W. Bruce Cameron Can Make You Howl … With Laughter (Most of the Time)

In the city limits of Denver, dogs can be put to death simply for the way they look.

“It’s a ridiculous law that has decided the way a dog looks makes it dangerous to other people and animals,” says W. Bruce Cameron in a phone interview last week. “The rule is very weird. Once your dog has been picked up, it can be labeled a pit bull, which happens when three animal control officers all agree that it looks like a pit bull. No DNA test required.”

He adds that if a dog is picked up and deemed a pit bull and then picked up a second time—it’s euthanized, no questions asked.

The National Writers Series is excited to host Cameron, a New York Times bestseller who will talk about his newest book—A Dog’s Way Home, which was inspired by the controversial law—his writing career, and the movie, A Dog’s Purpose, which he co-wrote with his actress wife, Cathryn Michon. Guest host is Ron Jolly, host of WTCM-AM’s NewTalk 580. Cameron will take the City Opera House stage on July 7.

Bruce Cameron

Cameron says an owner can challenge the pit bull label in court, but it’s expensive, time-consuming, and there’s no guarantee of winning—and the dog is forced to remain in a shelter during the court process.

An owner’s only option is to move. And that’s what the human of Bella, the pit bull mix in A Dog’s Way Home, intends to do. He puts Bella into a foster home 400 miles away while he tries to find a place to live outside of Denver’s city limits.

“Bella doesn’t understand. She thinks a horrible mistake has been made,” Cameron says. “She belongs with her person, and she decides to rectify the mistake and sets off on a journey back home, which will take her years and hundreds of miles through the Rocky Mountain wilderness. It’s a love story, an adventure story, and also a spiritual story about the bond Bella has with this person. That bond is so strong, it motivates her to take horrendous risks.”

Cameron is no stranger to Northern Michigan. He was born in Petoskey and moved, as an infant, to Kansas City, where his father accepted a job as a professor of medicine at the University of Kansas Medical Center. Each summer the family drove north to vacation at the family’s stone cottage on Holy Island, located between East Jordan and Charlevoix.

“That really informed all of my decisions. When I got out of college, I worked for General Motors in Michigan and they put me in Traverse City, which, as far as I was concerned, was coming home. I lived in Traverse City for three years, bopped around the state of Michigan and then they moved me out to Colorado, where some things clicked for me in my career. I was in finance and decided to go into software development, and then I started writing humor columns for the Rocky Mountain News. I did that for a while and when the newspaper went out of business, I became a syndicated columnist.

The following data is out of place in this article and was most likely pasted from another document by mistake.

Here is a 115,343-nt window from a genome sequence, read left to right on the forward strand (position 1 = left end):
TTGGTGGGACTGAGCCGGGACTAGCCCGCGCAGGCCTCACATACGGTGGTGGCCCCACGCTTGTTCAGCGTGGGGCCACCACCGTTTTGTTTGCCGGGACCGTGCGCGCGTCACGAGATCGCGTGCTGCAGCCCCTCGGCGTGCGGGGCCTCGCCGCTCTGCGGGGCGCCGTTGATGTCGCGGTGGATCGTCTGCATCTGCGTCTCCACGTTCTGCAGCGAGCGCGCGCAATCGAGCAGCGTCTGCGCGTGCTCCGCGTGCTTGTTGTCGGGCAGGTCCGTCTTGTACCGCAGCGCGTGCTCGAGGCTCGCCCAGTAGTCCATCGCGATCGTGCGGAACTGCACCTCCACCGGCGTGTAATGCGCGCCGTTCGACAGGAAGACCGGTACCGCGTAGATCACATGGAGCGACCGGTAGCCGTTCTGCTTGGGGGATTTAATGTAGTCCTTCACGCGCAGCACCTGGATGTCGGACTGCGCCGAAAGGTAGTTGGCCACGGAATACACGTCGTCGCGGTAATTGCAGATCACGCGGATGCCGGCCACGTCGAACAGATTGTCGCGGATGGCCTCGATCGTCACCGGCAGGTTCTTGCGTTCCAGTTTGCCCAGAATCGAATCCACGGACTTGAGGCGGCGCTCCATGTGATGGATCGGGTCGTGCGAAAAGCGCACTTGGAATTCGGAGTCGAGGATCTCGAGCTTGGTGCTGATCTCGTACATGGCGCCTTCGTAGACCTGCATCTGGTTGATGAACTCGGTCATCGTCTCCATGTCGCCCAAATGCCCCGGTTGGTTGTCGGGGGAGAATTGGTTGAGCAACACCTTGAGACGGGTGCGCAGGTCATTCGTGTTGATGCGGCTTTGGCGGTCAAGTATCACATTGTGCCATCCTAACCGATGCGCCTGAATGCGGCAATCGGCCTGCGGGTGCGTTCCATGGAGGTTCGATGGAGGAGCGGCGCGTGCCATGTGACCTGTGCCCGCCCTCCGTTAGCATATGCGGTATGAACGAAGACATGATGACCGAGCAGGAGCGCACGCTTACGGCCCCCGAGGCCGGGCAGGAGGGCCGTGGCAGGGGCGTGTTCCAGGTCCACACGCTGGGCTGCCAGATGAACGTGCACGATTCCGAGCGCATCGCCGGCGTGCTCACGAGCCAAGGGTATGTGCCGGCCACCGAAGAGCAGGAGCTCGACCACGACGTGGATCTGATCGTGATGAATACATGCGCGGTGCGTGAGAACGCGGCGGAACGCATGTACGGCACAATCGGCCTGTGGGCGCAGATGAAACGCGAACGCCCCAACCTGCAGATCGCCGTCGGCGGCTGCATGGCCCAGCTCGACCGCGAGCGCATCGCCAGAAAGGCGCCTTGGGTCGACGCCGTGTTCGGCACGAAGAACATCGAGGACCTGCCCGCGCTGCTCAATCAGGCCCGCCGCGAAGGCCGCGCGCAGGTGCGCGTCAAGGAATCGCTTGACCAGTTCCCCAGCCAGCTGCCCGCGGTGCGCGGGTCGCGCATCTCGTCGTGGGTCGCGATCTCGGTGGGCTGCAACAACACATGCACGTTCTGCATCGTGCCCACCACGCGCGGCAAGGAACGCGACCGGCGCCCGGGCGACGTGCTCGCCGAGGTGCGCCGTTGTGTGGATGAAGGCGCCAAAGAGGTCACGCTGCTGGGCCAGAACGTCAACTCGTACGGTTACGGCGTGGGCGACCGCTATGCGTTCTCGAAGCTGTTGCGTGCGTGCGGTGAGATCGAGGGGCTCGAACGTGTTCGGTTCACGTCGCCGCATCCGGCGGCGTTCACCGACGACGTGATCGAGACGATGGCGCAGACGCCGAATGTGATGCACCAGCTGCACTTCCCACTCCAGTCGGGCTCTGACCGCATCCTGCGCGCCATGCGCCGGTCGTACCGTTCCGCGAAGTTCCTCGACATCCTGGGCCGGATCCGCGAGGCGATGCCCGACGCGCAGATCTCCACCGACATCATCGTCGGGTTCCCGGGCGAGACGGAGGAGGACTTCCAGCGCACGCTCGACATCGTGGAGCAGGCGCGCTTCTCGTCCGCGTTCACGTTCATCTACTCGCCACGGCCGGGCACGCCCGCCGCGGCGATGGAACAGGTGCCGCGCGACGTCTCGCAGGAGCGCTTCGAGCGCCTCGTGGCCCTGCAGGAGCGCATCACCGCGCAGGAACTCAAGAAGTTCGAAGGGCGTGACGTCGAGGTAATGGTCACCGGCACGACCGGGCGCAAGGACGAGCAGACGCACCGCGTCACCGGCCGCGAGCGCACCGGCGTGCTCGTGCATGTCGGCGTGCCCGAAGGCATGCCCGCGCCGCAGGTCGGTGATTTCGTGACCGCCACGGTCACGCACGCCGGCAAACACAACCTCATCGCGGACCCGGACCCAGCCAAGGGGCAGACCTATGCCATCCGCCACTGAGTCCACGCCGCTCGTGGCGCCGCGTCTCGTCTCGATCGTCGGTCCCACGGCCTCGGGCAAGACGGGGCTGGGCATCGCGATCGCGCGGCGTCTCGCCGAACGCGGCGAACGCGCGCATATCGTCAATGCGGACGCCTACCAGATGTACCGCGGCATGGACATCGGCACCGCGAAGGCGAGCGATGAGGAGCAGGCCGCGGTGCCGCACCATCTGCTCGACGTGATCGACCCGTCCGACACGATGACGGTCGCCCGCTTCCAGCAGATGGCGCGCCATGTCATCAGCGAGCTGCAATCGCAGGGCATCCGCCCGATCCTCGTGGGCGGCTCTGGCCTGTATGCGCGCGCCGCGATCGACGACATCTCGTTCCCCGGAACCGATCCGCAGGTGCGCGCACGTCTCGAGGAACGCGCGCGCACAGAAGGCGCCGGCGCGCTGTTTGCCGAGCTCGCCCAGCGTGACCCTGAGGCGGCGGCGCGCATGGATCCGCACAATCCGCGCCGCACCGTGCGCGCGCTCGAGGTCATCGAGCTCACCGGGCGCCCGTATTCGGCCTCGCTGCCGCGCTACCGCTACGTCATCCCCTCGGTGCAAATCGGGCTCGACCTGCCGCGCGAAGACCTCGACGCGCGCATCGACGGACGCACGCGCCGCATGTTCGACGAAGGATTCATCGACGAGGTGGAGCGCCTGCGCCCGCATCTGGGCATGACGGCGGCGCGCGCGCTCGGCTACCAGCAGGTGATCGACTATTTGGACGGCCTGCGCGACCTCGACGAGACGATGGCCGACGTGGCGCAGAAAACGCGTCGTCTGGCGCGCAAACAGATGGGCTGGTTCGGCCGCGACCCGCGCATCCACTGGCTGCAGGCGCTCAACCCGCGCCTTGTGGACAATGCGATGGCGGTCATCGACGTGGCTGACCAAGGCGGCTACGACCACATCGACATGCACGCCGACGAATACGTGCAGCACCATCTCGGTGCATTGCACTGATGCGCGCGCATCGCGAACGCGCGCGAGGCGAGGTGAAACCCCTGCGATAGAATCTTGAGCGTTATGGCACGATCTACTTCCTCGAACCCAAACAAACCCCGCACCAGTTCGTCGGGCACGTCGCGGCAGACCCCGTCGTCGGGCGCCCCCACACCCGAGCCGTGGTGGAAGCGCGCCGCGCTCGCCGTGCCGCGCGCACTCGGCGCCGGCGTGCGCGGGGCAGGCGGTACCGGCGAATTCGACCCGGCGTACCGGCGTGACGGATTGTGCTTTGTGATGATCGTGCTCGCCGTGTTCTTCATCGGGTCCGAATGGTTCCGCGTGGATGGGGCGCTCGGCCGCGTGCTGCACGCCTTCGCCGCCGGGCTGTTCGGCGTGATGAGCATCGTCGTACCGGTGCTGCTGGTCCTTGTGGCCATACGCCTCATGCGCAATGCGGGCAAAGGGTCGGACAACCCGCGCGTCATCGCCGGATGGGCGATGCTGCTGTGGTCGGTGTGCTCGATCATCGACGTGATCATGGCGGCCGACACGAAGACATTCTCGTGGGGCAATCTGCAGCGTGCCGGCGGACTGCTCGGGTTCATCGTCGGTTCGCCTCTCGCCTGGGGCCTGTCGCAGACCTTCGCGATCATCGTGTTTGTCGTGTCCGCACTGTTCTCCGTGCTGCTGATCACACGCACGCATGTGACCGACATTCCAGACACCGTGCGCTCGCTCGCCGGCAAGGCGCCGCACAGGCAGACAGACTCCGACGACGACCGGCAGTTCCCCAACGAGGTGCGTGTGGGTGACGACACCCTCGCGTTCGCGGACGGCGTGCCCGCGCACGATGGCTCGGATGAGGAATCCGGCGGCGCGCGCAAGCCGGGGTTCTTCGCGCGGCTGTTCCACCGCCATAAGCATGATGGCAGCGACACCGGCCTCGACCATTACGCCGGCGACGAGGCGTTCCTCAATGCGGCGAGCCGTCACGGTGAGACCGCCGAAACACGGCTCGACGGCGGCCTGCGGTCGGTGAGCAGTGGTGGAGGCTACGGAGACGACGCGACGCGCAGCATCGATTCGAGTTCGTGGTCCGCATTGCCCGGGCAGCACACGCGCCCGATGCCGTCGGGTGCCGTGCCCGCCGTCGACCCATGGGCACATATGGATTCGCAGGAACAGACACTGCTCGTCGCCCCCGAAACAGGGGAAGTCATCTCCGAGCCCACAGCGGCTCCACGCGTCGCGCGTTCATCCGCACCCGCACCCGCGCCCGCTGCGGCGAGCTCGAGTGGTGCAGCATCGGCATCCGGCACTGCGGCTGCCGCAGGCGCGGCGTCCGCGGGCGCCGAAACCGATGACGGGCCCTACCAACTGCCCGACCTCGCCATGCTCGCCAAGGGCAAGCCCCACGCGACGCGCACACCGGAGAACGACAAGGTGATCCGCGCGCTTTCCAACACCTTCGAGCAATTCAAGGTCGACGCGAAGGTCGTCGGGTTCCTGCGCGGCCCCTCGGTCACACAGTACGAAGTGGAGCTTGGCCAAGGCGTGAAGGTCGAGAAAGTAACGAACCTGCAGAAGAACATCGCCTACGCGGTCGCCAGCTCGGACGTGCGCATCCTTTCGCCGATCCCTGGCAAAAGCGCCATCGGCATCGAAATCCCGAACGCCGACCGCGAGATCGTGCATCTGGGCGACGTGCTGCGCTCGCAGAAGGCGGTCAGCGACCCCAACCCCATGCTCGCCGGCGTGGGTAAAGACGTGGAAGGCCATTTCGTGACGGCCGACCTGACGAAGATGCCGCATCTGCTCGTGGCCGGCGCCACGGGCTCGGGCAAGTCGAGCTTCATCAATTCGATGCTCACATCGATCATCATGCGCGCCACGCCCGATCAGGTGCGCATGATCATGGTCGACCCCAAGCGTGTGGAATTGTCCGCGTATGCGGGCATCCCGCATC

Life took a big turn with the publication of a column, “8 Simple Rules for Dating My Teenage Daughter,” which gained a huge following thanks to gems like these: “Having a child mutate into a teenager is a bit like being an airline passenger who must suddenly take over for a stricken pilot and land the plane. And in this case, the passengers are all yelling, ‘I hate you! I hate you!’ and slamming the door to the cockpit.”

Cameron turned it into a book and sold it to a TV show, leading him to move to Los Angeles where he wrote for the show.

So does Cameron have his own furry friend?

Cameron is the proud owner of Tucker, “a random accident of dog DNA. He’s 24 pounds of scruff.  He looks like a miniature golden with terrier fur. He barks like a beagle. I just don’t know what he is.”

So does he take Tucker everywhere he goes, as those in L.A. are prone to do?

“L.A. is very dog-friendly lately. I think they just gave up. There are so many people, they have to focus on the really dangerous behaviors and let the rest go. They just don’t have time. You see dogs in people’s laps in restaurants. At the farmer’s market, there are no dogs allowed, and dogs sit under the sign yawning because they can’t read. I don’t take my dog everywhere. I like to go to the gym and ride my bike, and his legs are too short to reach the pedals.”

Oh, yes. Cameron is funny. But not funny enough, he says, to do stand-up comedy.

“When I give a speech, it can be funny. I have the humor bug. But a comedian works the room, and can puzzle out what will get a laugh. I’m just not that good. But I do like to tell stories. And I do stand. I have that going for me.”

Doors open for the National Writers Series event at 6 p.m. with live music, a cash bar and Morsels. Tickets are going fast, so buy yours soon. Tickets can be purchased at the City Opera House Box Office at 106 E. Front St., by calling 231-941-8082, ext. 201, or online at cityoperahouse.org. Ticket fees apply. If you have any questions, please email [email protected]

Thanks to our major sponsors: Cordia, Traverse City Eye and the Cherry Capital Airport.


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